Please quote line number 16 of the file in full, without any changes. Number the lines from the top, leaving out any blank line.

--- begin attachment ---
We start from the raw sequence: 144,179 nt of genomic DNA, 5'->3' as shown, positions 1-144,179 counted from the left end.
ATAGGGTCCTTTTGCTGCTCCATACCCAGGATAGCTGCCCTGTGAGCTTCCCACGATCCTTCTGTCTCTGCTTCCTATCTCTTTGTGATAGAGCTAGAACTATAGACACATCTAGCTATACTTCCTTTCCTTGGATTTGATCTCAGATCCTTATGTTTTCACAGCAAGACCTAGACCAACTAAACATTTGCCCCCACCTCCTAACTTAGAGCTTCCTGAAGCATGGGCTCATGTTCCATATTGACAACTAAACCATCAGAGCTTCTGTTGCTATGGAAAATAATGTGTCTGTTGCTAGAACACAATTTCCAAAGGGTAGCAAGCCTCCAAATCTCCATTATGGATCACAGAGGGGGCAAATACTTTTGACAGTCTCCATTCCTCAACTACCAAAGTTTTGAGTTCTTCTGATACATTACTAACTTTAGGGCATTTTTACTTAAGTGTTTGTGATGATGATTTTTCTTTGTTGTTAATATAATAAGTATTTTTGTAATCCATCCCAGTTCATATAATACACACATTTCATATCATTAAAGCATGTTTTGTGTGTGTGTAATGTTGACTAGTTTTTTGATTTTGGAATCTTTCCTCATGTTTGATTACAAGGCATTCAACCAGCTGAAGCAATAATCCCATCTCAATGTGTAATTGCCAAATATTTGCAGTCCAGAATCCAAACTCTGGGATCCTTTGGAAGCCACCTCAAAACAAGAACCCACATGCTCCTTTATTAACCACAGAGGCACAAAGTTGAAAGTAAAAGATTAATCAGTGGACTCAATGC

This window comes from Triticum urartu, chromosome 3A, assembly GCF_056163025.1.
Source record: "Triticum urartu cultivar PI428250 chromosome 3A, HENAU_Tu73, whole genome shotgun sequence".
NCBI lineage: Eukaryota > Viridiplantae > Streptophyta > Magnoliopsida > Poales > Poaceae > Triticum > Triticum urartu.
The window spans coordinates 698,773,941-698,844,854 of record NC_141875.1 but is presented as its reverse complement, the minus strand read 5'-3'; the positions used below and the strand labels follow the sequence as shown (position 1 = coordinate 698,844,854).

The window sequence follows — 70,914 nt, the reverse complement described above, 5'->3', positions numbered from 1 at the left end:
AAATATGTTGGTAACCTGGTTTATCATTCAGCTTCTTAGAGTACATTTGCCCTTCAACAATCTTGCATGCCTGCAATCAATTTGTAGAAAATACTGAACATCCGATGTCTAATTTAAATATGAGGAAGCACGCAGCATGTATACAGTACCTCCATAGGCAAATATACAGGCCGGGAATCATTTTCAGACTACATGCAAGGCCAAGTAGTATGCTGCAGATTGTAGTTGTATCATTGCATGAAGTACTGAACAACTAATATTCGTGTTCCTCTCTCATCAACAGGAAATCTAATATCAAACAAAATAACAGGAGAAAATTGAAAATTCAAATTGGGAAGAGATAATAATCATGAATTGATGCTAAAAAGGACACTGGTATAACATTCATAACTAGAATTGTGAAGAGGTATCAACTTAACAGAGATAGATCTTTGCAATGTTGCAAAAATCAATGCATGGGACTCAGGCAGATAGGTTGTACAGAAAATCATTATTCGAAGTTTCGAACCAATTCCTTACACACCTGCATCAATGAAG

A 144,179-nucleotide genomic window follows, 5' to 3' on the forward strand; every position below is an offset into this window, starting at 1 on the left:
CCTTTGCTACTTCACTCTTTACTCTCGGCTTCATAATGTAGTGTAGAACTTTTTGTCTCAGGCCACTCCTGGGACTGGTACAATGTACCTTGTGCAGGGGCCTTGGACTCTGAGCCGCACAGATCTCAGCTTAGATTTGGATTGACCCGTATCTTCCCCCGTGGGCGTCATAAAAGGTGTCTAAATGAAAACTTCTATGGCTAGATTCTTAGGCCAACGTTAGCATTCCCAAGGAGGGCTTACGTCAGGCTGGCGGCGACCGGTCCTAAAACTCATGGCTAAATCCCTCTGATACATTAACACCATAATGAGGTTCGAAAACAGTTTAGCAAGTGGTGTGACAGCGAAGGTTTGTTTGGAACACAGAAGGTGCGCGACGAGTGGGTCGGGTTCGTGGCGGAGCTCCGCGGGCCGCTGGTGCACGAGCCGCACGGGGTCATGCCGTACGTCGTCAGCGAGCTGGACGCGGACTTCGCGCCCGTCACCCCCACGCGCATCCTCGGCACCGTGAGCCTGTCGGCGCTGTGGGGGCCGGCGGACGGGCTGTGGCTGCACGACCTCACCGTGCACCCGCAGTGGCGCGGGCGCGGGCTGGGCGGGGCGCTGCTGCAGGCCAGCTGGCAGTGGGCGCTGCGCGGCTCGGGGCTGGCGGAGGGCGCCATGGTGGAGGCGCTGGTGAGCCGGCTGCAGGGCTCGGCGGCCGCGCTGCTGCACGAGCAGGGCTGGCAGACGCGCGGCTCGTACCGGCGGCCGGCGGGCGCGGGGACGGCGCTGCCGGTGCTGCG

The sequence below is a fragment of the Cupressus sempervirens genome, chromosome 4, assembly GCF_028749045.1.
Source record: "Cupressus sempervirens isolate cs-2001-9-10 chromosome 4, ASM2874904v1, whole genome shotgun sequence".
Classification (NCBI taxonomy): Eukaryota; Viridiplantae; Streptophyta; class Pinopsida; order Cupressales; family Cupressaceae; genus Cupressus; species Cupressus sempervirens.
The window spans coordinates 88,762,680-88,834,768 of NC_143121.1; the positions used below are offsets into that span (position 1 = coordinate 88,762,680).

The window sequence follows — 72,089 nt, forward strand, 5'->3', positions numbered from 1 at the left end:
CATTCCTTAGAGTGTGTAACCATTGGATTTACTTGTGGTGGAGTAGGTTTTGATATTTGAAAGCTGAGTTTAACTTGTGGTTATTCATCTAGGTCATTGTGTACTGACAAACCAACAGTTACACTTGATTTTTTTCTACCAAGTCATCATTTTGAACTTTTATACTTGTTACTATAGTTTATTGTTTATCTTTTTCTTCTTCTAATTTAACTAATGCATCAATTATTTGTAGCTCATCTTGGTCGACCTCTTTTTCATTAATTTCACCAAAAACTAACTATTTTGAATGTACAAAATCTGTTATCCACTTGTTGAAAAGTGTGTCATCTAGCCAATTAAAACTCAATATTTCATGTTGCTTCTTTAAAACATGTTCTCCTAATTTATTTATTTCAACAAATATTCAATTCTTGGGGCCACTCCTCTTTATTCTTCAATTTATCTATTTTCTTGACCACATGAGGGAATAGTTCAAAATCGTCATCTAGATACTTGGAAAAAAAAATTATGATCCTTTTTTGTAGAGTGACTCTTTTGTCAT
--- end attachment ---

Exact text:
CATTCCTTAGAGTGTGTAACCATTGGATTTACTTGTGGTGGAGTAGGTTTTGATATTTGAAAGCTGAGTTTAACTTGTGGTTATTCATCTAGGTCATTGTGTACTGACAAACCAACAGTTACACTTGATTTTTTTCTACCAAGTCATCATTTTGAACTTTTATACTTGTTACTATAGTTTATTGTTTATCTTTTTCTTCTTCTAATTTAACTAATGCATCAATTATTTGTAGCTCATCTTGGTCGACCTCTTTTTCATTAATTTCACCAAAAACTAACTATTTTGAATGTACAAAATCTGTTATCCACTTGTTGAAAAGTGTGTCATCTAGCCAATTAAAACTCAATATTTCATGTTGCTTCTTTAAAACATGTTCTCCTAATTTATTTATTTCAACAAATATTCAATTCTTGGGGCCACTCCTCTTTATTCTTCAATTTATCTATTTTCTTGACCACATGAGGGAATAGTTCAAAATCGTCATCTAGATACTTGGAAAAAAAAATTATGATCCTTTTTTGTAGAGTGACTCTTTTGTCAT